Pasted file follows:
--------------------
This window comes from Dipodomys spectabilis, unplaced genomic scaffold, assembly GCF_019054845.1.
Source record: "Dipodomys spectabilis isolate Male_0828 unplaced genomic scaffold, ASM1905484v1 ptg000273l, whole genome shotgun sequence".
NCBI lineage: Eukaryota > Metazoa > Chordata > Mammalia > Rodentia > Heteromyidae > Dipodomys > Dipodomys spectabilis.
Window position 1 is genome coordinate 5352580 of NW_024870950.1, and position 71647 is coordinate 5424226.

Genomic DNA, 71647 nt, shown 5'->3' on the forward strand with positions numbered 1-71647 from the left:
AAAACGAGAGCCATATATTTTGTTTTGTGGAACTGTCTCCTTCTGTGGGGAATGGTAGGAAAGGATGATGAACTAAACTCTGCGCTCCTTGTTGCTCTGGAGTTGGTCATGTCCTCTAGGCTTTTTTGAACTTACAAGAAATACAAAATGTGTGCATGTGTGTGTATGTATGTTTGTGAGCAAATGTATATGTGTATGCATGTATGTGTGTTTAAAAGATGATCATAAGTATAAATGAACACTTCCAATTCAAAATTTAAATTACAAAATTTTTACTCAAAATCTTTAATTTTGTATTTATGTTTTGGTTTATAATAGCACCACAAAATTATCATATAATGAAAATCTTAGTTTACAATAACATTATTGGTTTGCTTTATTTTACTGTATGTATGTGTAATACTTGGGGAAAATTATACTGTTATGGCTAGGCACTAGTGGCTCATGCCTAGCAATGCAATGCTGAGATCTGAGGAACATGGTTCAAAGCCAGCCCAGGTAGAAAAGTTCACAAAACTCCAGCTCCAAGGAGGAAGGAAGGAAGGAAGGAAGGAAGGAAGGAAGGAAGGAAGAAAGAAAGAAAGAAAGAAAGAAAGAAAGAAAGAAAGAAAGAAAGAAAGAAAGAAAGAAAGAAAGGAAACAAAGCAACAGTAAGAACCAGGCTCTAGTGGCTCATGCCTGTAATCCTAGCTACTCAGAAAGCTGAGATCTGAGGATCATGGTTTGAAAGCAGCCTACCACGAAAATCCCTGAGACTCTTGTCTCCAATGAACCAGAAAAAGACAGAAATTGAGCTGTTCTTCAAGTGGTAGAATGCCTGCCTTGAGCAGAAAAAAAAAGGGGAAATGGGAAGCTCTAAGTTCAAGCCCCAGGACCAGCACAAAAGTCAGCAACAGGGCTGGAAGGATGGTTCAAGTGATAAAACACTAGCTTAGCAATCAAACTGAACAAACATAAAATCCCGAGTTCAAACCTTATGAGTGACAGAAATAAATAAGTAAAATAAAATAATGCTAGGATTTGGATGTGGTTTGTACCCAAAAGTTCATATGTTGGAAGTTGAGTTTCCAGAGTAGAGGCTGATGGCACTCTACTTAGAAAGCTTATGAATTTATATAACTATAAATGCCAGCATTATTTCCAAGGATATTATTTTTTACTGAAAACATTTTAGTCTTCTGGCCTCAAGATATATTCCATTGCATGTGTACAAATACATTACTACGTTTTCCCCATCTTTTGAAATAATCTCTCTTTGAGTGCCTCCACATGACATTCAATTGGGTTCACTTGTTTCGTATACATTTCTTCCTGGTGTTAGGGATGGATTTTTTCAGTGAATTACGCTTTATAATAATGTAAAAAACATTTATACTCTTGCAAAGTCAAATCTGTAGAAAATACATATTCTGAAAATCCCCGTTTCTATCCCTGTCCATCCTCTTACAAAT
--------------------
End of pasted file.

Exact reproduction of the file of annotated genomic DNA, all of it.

This window comes from Dipodomys spectabilis, unplaced genomic scaffold, assembly GCF_019054845.1.
Source record: "Dipodomys spectabilis isolate Male_0828 unplaced genomic scaffold, ASM1905484v1 ptg000273l, whole genome shotgun sequence".
NCBI lineage: Eukaryota > Metazoa > Chordata > Mammalia > Rodentia > Heteromyidae > Dipodomys > Dipodomys spectabilis.
Window position 1 is genome coordinate 5352580 of NW_024870950.1, and position 71647 is coordinate 5424226.

Genomic DNA, 71647 nt, shown 5'->3' on the forward strand with positions numbered 1-71647 from the left:
AAAACGAGAGCCATATATTTTGTTTTGTGGAACTGTCTCCTTCTGTGGGGAATGGTAGGAAAGGATGATGAACTAAACTCTGCGCTCCTTGTTGCTCTGGAGTTGGTCATGTCCTCTAGGCTTTTTTGAACTTACAAGAAATACAAAATGTGTGCATGTGTGTGTATGTATGTTTGTGAGCAAATGTATATGTGTATGCATGTATGTGTGTTTAAAAGATGATCATAAGTATAAATGAACACTTCCAATTCAAAATTTAAATTACAAAATTTTTACTCAAAATCTTTAATTTTGTATTTATGTTTTGGTTTATAATAGCACCACAAAATTATCATATAATGAAAATCTTAGTTTACAATAACATTATTGGTTTGCTTTATTTTACTGTATGTATGTGTAATACTTGGGGAAAATTATACTGTTATGGCTAGGCACTAGTGGCTCATGCCTAGCAATGCAATGCTGAGATCTGAGGAACATGGTTCAAAGCCAGCCCAGGTAGAAAAGTTCACAAAACTCCAGCTCCAAGGAGGAAGGAAGGAAGGAAGGAAGGAAGGAAGGAAGGAAGGAAGAAAGAAAGAAAGAAAGAAAGAAAGAAAGAAAGAAAGAAAGAAAGAAAGAAAGAAAGAAAGAAAGGAAACAAAGCAACAGTAAGAACCAGGCTCTAGTGGCTCATGCCTGTAATCCTAGCTACTCAGAAAGCTGAGATCTGAGGATCATGGTTTGAAAGCAGCCTACCACGAAAATCCCTGAGACTCTTGTCTCCAATGAACCAGAAAAAGACAGAAATTGAGCTGTTCTTCAAGTGGTAGAATGCCTGCCTTGAGCAGAAAAAAAAAGGGGAAATGGGAAGCTCTAAGTTCAAGCCCCAGGACCAGCACAAAAGTCAGCAACAGGGCTGGAAGGATGGTTCAAGTGATAAAACACTAGCTTAGCAATCAAACTGAACAAACATAAAATCCCGAGTTCAAACCTTATGAGTGACAGAAATAAATAAGTAAAATAAAATAATGCTAGGATTTGGATGTGGTTTGTACCCAAAAGTTCATATGTTGGAAGTTGAGTTTCCAGAGTAGAGGCTGATGGCACTCTACTTAGAAAGCTTATGAATTTATATAACTATAAATGCCAGCATTATTTCCAAGGATATTATTTTTTACTGAAAACATTTTAGTCTTCTGGCCTCAAGATATATTCCATTGCATGTGTACAAATACATTACTACGTTTTCCCCATCTTTTGAAATAATCTCTCTTTGAGTGCCTCCACATGACATTCAATTGGGTTCACTTGTTTCGTATACATTTCTTCCTGGTGTTAGGGATGGATTTTTTCAGTGAATTACGCTTTATAATAATGTAAAAAACATTTATACTCTTGCAAAGTCAAATCTGTAGAAAATACATATTCTGAAAATCCCCGTTTCTATCCCTGTCCATCCTCTTACAAAT